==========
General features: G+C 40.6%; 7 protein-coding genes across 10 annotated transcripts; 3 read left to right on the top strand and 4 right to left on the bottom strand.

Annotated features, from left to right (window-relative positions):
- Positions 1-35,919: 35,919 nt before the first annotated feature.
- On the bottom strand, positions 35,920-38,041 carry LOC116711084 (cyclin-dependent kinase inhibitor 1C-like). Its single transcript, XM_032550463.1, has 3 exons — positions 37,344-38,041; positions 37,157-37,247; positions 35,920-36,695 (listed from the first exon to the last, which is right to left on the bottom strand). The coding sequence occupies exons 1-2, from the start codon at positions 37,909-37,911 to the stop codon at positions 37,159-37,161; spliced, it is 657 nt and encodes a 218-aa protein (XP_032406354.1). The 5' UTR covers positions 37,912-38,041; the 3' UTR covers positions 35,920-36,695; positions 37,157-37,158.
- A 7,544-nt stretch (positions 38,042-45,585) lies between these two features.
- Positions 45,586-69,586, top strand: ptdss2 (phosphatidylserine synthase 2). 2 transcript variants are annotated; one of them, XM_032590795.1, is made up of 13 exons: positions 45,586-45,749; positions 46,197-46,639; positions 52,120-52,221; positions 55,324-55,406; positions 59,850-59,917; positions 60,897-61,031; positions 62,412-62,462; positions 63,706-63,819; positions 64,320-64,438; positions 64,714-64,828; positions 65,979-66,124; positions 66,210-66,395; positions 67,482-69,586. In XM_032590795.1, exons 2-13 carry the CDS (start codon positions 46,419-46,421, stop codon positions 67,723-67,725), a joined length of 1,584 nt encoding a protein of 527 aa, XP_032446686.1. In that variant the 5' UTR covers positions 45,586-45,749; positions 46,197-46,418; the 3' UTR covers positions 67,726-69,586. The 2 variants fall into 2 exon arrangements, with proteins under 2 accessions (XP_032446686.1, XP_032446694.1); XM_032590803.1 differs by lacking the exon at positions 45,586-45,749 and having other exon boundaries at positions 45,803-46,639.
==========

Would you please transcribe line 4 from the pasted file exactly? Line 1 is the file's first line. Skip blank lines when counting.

- On the bottom strand, positions 35,920-38,041 carry LOC116711084 (cyclin-dependent kinase inhibitor 1C-like). Its single transcript, XM_032550463.1, has 3 exons — positions 37,344-38,041; positions 37,157-37,247; positions 35,920-36,695 (listed from the first exon to the last, which is right to left on the bottom strand). The coding sequence occupies exons 1-2, from the start codon at positions 37,909-37,911 to the stop codon at positions 37,159-37,161; spliced, it is 657 nt and encodes a 218-aa protein (XP_032406354.1). The 5' UTR covers positions 37,912-38,041; the 3' UTR covers positions 35,920-36,695; positions 37,157-37,158.